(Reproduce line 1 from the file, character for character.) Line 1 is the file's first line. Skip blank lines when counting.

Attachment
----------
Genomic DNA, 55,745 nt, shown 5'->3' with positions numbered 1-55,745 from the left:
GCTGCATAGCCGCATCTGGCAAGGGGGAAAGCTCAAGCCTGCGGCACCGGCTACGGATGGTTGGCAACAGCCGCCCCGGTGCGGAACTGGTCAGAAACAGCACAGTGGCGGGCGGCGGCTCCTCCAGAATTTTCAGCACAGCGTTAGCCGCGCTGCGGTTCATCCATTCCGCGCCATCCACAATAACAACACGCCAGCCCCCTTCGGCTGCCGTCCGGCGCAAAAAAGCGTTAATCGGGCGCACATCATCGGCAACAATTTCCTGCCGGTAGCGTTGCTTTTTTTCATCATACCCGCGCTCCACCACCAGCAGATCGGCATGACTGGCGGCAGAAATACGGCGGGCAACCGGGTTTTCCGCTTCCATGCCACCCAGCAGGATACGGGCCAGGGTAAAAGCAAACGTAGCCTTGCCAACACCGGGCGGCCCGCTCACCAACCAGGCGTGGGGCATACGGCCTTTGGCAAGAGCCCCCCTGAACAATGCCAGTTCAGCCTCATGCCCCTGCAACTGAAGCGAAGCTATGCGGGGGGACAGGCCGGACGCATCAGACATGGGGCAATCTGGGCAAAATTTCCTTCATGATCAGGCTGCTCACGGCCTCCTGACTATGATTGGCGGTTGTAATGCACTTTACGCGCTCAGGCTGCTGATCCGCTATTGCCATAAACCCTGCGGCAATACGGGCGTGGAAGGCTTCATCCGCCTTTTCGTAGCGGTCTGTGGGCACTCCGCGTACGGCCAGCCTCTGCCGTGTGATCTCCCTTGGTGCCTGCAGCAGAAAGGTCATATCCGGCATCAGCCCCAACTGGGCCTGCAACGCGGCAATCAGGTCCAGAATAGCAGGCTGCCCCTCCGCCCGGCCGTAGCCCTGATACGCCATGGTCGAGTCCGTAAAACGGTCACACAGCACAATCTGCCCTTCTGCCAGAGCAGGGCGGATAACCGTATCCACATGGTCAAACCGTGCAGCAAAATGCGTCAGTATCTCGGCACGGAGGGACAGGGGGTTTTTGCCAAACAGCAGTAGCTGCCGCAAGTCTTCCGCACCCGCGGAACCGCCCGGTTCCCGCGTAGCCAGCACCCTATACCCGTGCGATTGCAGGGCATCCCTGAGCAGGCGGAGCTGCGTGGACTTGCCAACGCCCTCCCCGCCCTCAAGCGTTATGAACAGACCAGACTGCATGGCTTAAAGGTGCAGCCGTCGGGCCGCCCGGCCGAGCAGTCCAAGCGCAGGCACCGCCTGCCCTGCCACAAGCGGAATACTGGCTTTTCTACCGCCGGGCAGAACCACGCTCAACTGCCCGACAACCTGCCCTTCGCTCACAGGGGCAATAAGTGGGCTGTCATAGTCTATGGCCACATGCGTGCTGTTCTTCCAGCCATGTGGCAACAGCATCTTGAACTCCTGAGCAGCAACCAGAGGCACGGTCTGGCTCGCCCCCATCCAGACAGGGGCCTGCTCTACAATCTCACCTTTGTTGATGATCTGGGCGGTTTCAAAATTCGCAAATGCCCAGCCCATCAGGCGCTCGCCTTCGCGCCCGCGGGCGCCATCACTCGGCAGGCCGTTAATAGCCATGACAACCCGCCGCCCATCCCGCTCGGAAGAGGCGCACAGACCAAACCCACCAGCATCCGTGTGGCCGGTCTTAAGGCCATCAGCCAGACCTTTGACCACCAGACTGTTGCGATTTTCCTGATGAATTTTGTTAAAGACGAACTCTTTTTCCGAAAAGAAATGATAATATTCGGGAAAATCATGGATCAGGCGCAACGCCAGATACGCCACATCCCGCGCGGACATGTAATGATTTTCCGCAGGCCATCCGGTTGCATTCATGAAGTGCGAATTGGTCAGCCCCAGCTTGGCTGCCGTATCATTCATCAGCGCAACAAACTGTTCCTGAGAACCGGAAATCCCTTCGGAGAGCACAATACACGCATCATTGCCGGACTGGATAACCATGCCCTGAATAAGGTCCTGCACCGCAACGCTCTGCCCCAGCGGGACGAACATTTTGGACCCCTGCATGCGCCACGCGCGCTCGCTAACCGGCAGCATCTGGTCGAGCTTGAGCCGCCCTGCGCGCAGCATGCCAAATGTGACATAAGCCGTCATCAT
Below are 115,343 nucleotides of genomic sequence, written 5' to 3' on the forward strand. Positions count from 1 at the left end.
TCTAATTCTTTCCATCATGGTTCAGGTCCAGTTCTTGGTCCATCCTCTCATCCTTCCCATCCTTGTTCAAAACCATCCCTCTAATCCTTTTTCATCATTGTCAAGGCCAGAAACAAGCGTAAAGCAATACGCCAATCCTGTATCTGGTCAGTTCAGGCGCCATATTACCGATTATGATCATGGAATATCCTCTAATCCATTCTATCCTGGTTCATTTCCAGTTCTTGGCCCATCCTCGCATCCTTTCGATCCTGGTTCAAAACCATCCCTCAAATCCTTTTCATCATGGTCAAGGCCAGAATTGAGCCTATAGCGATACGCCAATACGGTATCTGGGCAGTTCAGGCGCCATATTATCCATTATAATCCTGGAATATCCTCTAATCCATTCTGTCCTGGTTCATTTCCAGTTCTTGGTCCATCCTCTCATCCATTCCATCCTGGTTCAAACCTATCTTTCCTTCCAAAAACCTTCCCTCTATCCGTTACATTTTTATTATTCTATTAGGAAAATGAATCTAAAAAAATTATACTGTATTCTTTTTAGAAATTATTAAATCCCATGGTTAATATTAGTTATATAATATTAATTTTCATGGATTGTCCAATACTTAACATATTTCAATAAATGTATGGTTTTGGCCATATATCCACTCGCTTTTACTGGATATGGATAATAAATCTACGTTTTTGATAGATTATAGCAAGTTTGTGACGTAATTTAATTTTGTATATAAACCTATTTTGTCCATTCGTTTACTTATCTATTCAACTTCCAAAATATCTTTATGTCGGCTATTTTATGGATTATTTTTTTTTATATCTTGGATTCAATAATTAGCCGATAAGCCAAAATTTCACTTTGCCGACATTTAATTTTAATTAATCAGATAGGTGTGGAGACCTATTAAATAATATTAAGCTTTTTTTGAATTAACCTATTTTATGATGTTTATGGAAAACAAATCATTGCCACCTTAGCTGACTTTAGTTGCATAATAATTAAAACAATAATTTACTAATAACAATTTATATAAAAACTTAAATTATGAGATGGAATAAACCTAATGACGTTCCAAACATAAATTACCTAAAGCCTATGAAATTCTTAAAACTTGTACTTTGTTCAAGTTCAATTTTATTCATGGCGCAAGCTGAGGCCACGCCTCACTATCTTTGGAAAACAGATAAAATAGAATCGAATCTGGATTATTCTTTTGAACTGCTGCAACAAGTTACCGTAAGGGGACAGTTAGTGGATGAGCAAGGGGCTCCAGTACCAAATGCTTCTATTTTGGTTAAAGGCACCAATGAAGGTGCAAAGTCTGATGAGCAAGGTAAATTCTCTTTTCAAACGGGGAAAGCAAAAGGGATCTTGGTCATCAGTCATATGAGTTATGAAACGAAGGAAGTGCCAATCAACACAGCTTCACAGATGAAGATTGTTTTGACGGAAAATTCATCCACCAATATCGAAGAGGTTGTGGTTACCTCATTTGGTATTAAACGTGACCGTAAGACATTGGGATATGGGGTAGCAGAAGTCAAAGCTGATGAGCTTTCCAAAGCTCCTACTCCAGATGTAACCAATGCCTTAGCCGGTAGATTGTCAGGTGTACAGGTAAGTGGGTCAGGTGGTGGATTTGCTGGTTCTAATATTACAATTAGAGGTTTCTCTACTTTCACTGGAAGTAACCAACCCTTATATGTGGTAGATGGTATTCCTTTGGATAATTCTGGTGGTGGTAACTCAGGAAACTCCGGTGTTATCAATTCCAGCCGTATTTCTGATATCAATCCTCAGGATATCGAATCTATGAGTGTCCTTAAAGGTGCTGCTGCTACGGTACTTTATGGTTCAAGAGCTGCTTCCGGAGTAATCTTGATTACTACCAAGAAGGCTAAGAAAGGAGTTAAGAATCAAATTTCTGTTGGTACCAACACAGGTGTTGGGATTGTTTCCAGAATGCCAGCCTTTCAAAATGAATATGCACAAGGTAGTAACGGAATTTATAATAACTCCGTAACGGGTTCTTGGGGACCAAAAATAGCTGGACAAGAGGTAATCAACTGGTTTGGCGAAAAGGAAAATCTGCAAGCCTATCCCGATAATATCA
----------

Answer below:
Genomic DNA, 55,745 nt, shown 5'->3' with positions numbered 1-55,745 from the left: